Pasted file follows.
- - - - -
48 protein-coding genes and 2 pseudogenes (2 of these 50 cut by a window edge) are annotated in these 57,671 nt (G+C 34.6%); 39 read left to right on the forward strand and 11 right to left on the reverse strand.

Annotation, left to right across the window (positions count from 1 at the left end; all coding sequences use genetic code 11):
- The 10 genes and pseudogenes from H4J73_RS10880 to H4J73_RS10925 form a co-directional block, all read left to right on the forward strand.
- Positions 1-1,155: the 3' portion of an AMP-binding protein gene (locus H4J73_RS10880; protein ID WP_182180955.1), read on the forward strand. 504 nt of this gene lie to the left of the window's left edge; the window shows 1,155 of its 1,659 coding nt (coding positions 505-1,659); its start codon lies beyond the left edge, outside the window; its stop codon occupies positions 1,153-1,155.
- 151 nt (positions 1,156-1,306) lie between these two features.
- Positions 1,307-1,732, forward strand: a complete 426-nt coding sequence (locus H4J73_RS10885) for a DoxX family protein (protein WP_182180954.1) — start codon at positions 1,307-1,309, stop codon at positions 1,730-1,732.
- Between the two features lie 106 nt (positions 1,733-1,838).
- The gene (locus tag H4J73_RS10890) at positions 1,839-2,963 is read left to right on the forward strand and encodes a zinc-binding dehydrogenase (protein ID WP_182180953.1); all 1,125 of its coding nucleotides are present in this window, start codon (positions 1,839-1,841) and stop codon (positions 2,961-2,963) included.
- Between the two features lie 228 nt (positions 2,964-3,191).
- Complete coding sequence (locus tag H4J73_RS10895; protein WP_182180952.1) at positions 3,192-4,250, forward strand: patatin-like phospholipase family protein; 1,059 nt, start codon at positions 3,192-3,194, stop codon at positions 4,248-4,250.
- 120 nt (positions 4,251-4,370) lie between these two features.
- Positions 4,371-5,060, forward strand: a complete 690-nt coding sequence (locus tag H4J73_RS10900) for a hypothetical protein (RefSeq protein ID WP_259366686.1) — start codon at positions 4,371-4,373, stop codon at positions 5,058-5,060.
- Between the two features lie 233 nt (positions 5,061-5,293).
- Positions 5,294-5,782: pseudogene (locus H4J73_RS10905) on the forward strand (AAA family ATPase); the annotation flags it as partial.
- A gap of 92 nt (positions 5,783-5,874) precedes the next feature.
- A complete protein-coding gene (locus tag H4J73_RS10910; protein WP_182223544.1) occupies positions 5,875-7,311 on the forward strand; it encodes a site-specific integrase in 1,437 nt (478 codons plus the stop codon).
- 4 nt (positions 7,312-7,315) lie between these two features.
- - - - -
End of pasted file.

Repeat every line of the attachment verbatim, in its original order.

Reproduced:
48 protein-coding genes and 2 pseudogenes (2 of these 50 cut by a window edge) are annotated in these 57,671 nt (G+C 34.6%); 39 read left to right on the forward strand and 11 right to left on the reverse strand.

Annotation, left to right across the window (positions count from 1 at the left end; all coding sequences use genetic code 11):
- The 10 genes and pseudogenes from H4J73_RS10880 to H4J73_RS10925 form a co-directional block, all read left to right on the forward strand.
- Positions 1-1,155: the 3' portion of an AMP-binding protein gene (locus H4J73_RS10880; protein ID WP_182180955.1), read on the forward strand. 504 nt of this gene lie to the left of the window's left edge; the window shows 1,155 of its 1,659 coding nt (coding positions 505-1,659); its start codon lies beyond the left edge, outside the window; its stop codon occupies positions 1,153-1,155.
- 151 nt (positions 1,156-1,306) lie between these two features.
- Positions 1,307-1,732, forward strand: a complete 426-nt coding sequence (locus H4J73_RS10885) for a DoxX family protein (protein WP_182180954.1) — start codon at positions 1,307-1,309, stop codon at positions 1,730-1,732.
- Between the two features lie 106 nt (positions 1,733-1,838).
- The gene (locus tag H4J73_RS10890) at positions 1,839-2,963 is read left to right on the forward strand and encodes a zinc-binding dehydrogenase (protein ID WP_182180953.1); all 1,125 of its coding nucleotides are present in this window, start codon (positions 1,839-1,841) and stop codon (positions 2,961-2,963) included.
- Between the two features lie 228 nt (positions 2,964-3,191).
- Complete coding sequence (locus tag H4J73_RS10895; protein WP_182180952.1) at positions 3,192-4,250, forward strand: patatin-like phospholipase family protein; 1,059 nt, start codon at positions 3,192-3,194, stop codon at positions 4,248-4,250.
- 120 nt (positions 4,251-4,370) lie between these two features.
- Positions 4,371-5,060, forward strand: a complete 690-nt coding sequence (locus tag H4J73_RS10900) for a hypothetical protein (RefSeq protein ID WP_259366686.1) — start codon at positions 4,371-4,373, stop codon at positions 5,058-5,060.
- Between the two features lie 233 nt (positions 5,061-5,293).
- Positions 5,294-5,782: pseudogene (locus H4J73_RS10905) on the forward strand (AAA family ATPase); the annotation flags it as partial.
- A gap of 92 nt (positions 5,783-5,874) precedes the next feature.
- A complete protein-coding gene (locus tag H4J73_RS10910; protein WP_182223544.1) occupies positions 5,875-7,311 on the forward strand; it encodes a site-specific integrase in 1,437 nt (478 codons plus the stop codon).
- 4 nt (positions 7,312-7,315) lie between these two features.